Despite what some various reviews have said, I enjoyed this novel just as much as the first one. Yes, the the female protagonist is prissy, yes, there is predictability but it still was fun to see how the mystery unravelled and yes, I guessed at a few additional plot twists.
BUT, reflecting back on it I really am amazed at how well Karen White made me suspend reality to think the ghosts and psychic abilities of several characters exist. So much so, I expect the ghosts to materialize.
As I said about the The House on Tradd Street, I like the narrator. She keeps the characters clear enough to distinquish and her characterization of Melanie fits! I feel like I am back home again with the somewhat exaggerated accents.
If you are interested in the book I recommend you read Tradd Street first because it lays the groundwork for the characters although I think Legare Street will stand alone ok.
If you're not especially picky, I think the story is light-hearted reading and fun. Go for it!
Upscale Southern Harlequin
Maggie was a rebelious protagonist. Her story tended to be fairly predictable but it was fun to see how it worked out.
The command attendance luncheon called by Maggie's Mom with Maggie, Josh, Josh's Mom and the stuffed shirt guy who also ended up at the table.
It was a nice book but not one to get at full price. I think I got it as a $4.95 and that was fine.
I liked this book. It did have a few anachronisms re forensic science and psychology as one reviewer mentioned. But I like detailed stories. There were numerous plot/subplots to add additional Victorian flavor and the narrator was GREAT! He differentiated between the various characters so that you knew who was whom. Day and Hammersmith were strong characters who were well supported by the large number of other characters spread throughout the novel. I would love to see a series with these two characters as well as their boss at the Yard, 2 other murder squad detectives, the forensic surgeon, his daughter and his new employee, and lastly Day's wife.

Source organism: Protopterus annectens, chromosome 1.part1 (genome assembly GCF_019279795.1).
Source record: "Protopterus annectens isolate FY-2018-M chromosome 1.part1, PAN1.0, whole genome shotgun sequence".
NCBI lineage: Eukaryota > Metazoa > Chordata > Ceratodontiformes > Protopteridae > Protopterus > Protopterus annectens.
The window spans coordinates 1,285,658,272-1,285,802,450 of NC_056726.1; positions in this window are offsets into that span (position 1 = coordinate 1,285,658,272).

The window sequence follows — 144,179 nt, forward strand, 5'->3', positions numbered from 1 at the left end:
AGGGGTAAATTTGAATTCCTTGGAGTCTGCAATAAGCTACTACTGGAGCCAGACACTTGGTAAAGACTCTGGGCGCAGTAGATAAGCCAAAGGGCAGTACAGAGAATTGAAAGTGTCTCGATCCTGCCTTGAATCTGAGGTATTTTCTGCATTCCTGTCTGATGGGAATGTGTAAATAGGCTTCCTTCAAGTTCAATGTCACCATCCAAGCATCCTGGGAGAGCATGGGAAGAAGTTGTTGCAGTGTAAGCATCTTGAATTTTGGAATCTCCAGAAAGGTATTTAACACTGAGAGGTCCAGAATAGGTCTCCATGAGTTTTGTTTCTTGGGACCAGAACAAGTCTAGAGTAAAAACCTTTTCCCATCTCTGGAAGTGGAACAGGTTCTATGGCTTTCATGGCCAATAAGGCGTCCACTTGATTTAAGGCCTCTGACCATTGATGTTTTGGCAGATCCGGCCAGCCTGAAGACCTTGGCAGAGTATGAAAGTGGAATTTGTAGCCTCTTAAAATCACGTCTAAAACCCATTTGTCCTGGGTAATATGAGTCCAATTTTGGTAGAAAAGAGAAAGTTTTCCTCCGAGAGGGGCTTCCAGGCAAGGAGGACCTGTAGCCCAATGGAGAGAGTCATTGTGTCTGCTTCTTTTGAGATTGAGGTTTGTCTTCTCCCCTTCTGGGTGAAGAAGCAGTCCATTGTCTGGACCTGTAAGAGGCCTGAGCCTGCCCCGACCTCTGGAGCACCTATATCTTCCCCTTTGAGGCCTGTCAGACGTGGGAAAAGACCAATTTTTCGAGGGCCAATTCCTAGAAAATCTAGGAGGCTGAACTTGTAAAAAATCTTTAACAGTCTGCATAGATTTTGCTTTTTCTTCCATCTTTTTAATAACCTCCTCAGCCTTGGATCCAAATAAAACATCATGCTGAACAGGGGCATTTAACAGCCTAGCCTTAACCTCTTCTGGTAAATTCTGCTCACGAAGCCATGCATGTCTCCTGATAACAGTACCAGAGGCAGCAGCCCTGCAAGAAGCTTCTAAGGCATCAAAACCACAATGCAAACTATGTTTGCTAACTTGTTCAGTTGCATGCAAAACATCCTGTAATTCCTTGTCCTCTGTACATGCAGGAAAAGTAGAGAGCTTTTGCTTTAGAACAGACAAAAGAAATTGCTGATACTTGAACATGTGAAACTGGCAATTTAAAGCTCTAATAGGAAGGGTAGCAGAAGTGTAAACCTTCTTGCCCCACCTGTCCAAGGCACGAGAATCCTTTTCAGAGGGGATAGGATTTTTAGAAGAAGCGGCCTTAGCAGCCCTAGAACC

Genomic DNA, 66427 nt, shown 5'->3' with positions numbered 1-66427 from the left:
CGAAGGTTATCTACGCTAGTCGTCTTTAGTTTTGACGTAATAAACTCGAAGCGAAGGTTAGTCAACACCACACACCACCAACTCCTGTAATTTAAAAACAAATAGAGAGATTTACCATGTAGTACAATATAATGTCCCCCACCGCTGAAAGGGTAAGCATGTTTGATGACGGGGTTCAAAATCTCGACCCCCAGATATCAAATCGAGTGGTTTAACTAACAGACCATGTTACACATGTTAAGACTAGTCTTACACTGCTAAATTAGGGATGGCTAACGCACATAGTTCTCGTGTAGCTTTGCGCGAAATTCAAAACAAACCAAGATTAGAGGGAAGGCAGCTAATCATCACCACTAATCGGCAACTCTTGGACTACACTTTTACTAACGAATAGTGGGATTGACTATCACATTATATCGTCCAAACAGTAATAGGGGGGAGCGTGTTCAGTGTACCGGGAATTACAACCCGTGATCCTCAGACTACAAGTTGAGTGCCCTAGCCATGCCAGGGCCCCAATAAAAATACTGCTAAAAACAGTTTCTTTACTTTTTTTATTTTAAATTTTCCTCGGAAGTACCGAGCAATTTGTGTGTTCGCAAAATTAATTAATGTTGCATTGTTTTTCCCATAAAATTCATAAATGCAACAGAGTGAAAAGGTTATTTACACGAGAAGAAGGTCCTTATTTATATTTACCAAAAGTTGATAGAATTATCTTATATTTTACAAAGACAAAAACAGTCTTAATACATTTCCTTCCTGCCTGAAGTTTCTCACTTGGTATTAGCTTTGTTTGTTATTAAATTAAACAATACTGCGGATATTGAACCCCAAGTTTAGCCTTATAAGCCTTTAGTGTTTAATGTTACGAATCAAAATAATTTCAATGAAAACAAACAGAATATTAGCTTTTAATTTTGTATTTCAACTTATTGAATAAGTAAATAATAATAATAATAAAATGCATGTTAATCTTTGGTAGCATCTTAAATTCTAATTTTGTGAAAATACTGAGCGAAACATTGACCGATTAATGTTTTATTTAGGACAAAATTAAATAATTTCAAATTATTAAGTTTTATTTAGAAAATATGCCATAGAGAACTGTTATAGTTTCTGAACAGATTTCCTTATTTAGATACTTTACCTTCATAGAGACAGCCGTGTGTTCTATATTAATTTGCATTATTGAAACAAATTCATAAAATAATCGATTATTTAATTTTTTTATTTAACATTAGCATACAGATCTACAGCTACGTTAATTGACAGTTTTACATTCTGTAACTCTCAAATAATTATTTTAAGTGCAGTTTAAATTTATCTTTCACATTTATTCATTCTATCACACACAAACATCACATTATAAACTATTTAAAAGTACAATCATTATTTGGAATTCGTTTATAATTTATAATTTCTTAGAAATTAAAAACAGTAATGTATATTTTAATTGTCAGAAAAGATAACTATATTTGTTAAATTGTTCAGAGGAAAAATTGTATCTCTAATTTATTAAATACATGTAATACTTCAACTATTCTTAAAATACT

On the con side, the story was pretty long and the multiple murder cases were almost unbelievable. It did have a few grisly descriptions but this is the era of Jack the Ripper after all..
The Yard is a good read for a long listen and it did provide some historical details that stimulated my interest to find out more about life in Victorian London. It might do the same for you too.
I really liked the way the author incorporated cultural bits of Amish beliefs into how the main characters went about solving the crime. The two main characters, "English", were likeable and sympathetic to the Amish points of view. The sherrif was a bit more jaded in his view than they, but he was smart enough to work in the background with his knowledge of crimes and Amish to ensure that the crime was solved. Unfortunately, the plot was not riveting for me. If you want to learn more about Amish life and views, I think you will find this story very interesting, if you are looking for an action type book, it will probably be too slow for you. I definitely liked the book enough to check if there are more to the series because the main characters seem like they be fun to observe as they evolve.
You should find George Newbern a good narrator. I enjoyed his style and was able to easily distinquish between the characters. If you aren't too picky and like Amish, give P.L. Gaus a chance.
This was a great read! It is also my first from Michale Koryta, but not my last. I found the characters believable with their flaws and even Arlen's ability to see death; which definitely underscores Koryta's writing skill. I loved the1930s Florida setting and the way you thought you knew what was going to happen and then realized you were just a bit off. The narrator did a terrific job in differenciating the various characters so you could "see" how they were interacting. If you enjoy mysteries set in the first half of the twentieth century, I believe you will find this author and narrator a wonderful combination. Try it!
The story plot was somewhat predictable but it was nice to figure out how it was going to play out. I didn't always spot what was coming, as some reviewers indicated, but the characters were interesting.